Online rheological investigations, Development, Plastics

Fraunhofer LBF develops new approach for rapid process stabilization of plastics

Press release /

Plastic materials are prone to degradation by atmospheric oxygen. These auto-oxidation reactions occur at ambient temperature already but become especially relevant during melt processing. Adding antioxidants to the polymers results in a pronounced slowing-down of the oxidation processes. Only by this way, the production of the well-known plastic parts by injection moulding, for example, is possible. Developing new plastic grades is accompanied by lengthy experimental procedures to optimize the antioxidant content. Researchers at Fraunhofer Institute for Structural Durability and System Reliability LBF see online rheological investigations as a promising method for accelerating the development process.


Organic matter and therefore also plastics, degrade by auto-oxidation when being in contact with air. This degradation is initiated by elevated temperature or light and propagates as a radical chain reaction which causes cleavage of the polymer chains. The latter are primarily attacked by the OH radical resulting in the formation of hydroperoxide moieties. These triggers follow up reactions leading to regeneration of the OH-radical. For an optimum protection of the polymer, two different types of antioxidants must be added: The primary antioxidant, often containing a phenolic structure, quenches the OH-radical. Secondary antioxidants consist of sterically hindered alkyl-derivatives of functional groups, such as phosphites or thioethers. These react with the hydroperoxide without OH formation. Both types of antioxidant act in a synergistic way, therefore. A typical commercially available stabilizer package containing both antioxidants in equal amounts was used in the described experiments.

© Graphic: Fraunhofer LBF.
Scheme of the experimental setup with twin screw extruder and online rheometer.

Studying process stabilization

Commercially available virgin plastic grades are typically equipped with appropriate stabilizer packages to be ready for use. For the sake of resource efficiency and economy, the optimum content of process stabilizer must be determined during the development of new plastic grades. Processing of used plastics to recyclates faces the same problem because the stabilizers have been regularly depleted during the previous life cycle. Compounding the mill charge to recyclates to be used for example in injection molding, requires adding stabilizers adjusted to the respective type of plastics and its stage of aging. The traditional way to optimize the stabilizer content is based on compounding a series containing varying amounts of antioxidants. The compounds are then characterized offline by means of different tests, such as the melt volume rate (MVR, DIN 1133-1) or the oxidative induction time (OIT, ASTM D3895-19). First reliable results are obtained only after the compounding step.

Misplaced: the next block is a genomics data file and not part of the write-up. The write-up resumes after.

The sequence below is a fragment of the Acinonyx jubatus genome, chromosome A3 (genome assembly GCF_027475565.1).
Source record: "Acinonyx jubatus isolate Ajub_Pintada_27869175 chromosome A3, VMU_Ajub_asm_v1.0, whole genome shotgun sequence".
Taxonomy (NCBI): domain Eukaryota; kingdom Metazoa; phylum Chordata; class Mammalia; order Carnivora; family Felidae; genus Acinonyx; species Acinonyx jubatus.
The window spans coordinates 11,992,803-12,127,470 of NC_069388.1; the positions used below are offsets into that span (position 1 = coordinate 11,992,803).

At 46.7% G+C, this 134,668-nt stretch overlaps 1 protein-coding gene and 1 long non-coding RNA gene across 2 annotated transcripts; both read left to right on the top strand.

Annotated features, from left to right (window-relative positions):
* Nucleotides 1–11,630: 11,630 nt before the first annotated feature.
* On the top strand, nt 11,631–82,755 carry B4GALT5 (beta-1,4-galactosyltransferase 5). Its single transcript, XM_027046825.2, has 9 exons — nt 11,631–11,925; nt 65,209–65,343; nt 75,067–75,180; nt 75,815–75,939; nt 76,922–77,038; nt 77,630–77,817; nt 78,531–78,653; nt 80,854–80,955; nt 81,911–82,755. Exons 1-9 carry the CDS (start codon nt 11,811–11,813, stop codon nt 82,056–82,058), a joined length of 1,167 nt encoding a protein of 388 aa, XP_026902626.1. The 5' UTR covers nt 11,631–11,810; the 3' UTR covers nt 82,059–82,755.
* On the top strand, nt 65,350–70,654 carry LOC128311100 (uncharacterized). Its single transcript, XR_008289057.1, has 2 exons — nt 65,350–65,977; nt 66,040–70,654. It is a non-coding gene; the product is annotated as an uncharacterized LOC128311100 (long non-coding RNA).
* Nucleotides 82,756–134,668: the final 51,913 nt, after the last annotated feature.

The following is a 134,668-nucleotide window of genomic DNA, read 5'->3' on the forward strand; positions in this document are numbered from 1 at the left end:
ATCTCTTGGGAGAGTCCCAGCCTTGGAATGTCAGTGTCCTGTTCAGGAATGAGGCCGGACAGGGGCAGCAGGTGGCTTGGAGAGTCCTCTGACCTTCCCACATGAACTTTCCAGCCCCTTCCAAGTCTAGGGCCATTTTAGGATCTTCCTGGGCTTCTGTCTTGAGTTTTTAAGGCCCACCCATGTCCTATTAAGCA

© Graphic: Fraunhofer LBF.
Flow curves of shear viscosity for various amounts of antioxidant (“Stab”).

Online characterization offers new potential

Researchers at Fraunhofer LBF aim at obtaining an indication regarding the efficacy of the actual stabilizer content already during the compounding step. Towards this goal the viscosity of the melt is used as a response recorded while varying the recipe. This is realized by incorporating an online rheometer behind the screw tips of a twin screw extruder to measure the flow curves of the shear as well as the elongational viscosity.

First experiments were carried out on a minimally stabilised virgin polypropylene (PP).

The amount of stabiliser added was varied at selected screw speeds. The reduced process-related degradation is immediately reflected in an increase in viscosity in the flow curves. Above a certain additive level there is no further increase in viscosity. This means that for the actual processing conditions, the stabiliser concentration has reached the limit above which no further improvement can be achieved.


Thus, online rheology provides the formulation developer with valuable information regarding the efficacy of a processing stabilizer already during compounding.

Furthermore, the flow curves of the different polymers are not identical. The information content of a flow curve is therefore much higher than that of a single numerical value from an MVR measurement. In addition, the flow curves of the elongational viscosity can be included in the evaluation. Supported by an appropriate AI based system, online rheology appears to be a very promising tool to implement stabilizing during the production of recyclates with the ability of real-time adjustment to the aging stage of the mill charges.

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